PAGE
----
Finding Balance in the 2%

On Tuesday night Harvest Land was a sponsor of the 2018 Wayne County Rural Urban Banquet. This is a treasured tradition in the area, where people who dwell within the city limits share a meal and fellowship with those who make a living out on a country mile. For decades this event has brought farmers, business owners, elected officials and rural route residents to the table. It is a very popular event in east central Indiana.

This year was special in that the keynote speaker was Zippy Duvall, President of HPraerNi_400x400the National Farm Bureau Federation. Zippy is a third-generation farmer from Georgia. In addition to a 400-head beef cow herd for which he grows his own hay, Duvall and his wife, Bonnie, also grow more than 750,000 broilers per year. Have you ever eaten at Chick-fil-A? Chances are you enjoyed one of his birds.
Zippy delivered a fantastic address regarding the current state of government affairs in Washington and the issues on the table that will matter in agriculture, and in turn affect the food on tables in homes and restaurants. Though a large majority of the evening crowd may feel a disconnection to agriculture, the truth is that it affects nearly every aspect of their life, including food, clothing, energy and more.

Ag Day 20162

Many are familiar with the fact that only 2% of Americans farm today. Decades ago nearly every American family tended a garden because they had to; they depended on it year-around for fresh and canned produce. Today, most who have a garden do so because they enjoy the work and art of growing food for their family to enjoy. Gardens are no longer mandatory for feeding a family (much like 20 hens, a dairy cow, a beef steer, a hog, etc. also were) because the two-percent grow enough for food the rest of us.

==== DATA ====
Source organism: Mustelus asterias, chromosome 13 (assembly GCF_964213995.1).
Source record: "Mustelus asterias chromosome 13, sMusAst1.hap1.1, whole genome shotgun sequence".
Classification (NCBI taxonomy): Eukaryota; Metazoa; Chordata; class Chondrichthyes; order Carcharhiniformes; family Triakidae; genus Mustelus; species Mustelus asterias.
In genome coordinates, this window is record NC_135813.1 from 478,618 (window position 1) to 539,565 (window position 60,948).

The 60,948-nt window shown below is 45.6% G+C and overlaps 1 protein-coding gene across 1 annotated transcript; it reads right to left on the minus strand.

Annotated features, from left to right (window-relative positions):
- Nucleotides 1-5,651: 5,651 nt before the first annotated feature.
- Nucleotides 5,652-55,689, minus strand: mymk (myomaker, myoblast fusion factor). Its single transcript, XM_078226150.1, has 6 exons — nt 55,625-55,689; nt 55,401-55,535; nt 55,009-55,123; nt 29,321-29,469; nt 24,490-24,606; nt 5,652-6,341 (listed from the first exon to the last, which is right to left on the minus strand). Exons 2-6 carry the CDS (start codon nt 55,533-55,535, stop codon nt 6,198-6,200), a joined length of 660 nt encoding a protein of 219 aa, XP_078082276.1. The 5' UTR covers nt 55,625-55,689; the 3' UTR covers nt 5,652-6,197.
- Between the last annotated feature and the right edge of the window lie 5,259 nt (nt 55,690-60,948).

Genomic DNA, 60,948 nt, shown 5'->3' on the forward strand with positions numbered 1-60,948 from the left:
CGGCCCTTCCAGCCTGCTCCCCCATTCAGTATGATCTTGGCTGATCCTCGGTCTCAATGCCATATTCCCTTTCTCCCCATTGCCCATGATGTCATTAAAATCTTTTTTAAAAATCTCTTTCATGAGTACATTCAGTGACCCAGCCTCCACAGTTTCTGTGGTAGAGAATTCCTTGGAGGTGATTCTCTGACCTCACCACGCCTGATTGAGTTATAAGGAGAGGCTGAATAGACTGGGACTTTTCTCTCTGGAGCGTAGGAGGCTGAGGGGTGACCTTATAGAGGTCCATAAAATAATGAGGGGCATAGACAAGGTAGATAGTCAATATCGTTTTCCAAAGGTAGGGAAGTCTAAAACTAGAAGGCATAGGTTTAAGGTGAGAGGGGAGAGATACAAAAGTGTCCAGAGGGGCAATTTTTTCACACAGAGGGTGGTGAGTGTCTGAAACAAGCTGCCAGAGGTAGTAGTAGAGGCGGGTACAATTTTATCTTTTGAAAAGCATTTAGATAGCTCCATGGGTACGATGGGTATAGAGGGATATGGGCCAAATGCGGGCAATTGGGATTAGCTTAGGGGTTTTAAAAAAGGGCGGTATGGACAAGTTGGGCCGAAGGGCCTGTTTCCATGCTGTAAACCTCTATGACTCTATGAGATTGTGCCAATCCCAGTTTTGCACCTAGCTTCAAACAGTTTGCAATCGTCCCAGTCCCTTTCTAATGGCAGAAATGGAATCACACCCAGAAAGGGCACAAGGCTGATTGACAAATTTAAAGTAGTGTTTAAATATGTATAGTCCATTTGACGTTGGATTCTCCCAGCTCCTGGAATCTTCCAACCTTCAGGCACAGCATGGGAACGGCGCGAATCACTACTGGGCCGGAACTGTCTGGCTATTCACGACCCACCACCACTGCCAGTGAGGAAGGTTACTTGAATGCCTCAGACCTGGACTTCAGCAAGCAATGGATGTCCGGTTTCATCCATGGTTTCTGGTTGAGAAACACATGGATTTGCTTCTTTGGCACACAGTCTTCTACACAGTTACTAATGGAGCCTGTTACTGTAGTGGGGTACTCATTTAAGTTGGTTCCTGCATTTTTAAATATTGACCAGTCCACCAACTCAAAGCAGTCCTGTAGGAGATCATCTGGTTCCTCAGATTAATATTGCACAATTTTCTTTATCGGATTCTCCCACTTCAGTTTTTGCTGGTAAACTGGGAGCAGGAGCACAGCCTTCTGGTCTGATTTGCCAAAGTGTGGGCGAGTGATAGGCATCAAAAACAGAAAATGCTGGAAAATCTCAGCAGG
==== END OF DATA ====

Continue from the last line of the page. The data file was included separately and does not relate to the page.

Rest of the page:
The 2% of Americans farm, which gives 98% of Americans the freedom to do other things.

Other things, such as a chef who prepares a meal for new, exhausted parents who haven’t left the house in more than three weeks.

Other things, such as the 911 dispatcher who calmly answers the phone and talks to a terrified stranger on the other end of the line.

Other things, such as the child protective services employee who removes a child from an unimaginable home situation.

librarian with kids in libraryOther things, such as the librarian who encourages a child to put down an iPad and pick up a book, opening up a whole new world.

Other things, such as the generator installer who worked all night so a doctor’s office had restored power by the time the doors opened at 7:30 AM.

Other things, such as the fraud prevention officer at the bank who watches account information so that money within savings accounts stay there.

Other things, such as the fire fighter who runs into a burning building when everyone else is running out.

Other things, such as the loan officer who finds the way to loan a few bucks to a newlywed couple trying to buy their first home.

Other things, such as the tow truck driver who doesn’t sleep when snow falls, roads freeze or potholes get the best of another highway traveler.

2% of Americans farm, which gives 98% of Americans the freedom to do so many other, important things.

While 2% and 98% seem awfully off balance, if you consider the many admirable things others do outside of agriculture, you’ll realize that the work tends to balance. Harvest Land is grateful to be a part of events, such as the Rural Urban Banquet, that allow us to come together for an evening and remember that.



Growth for Advocacy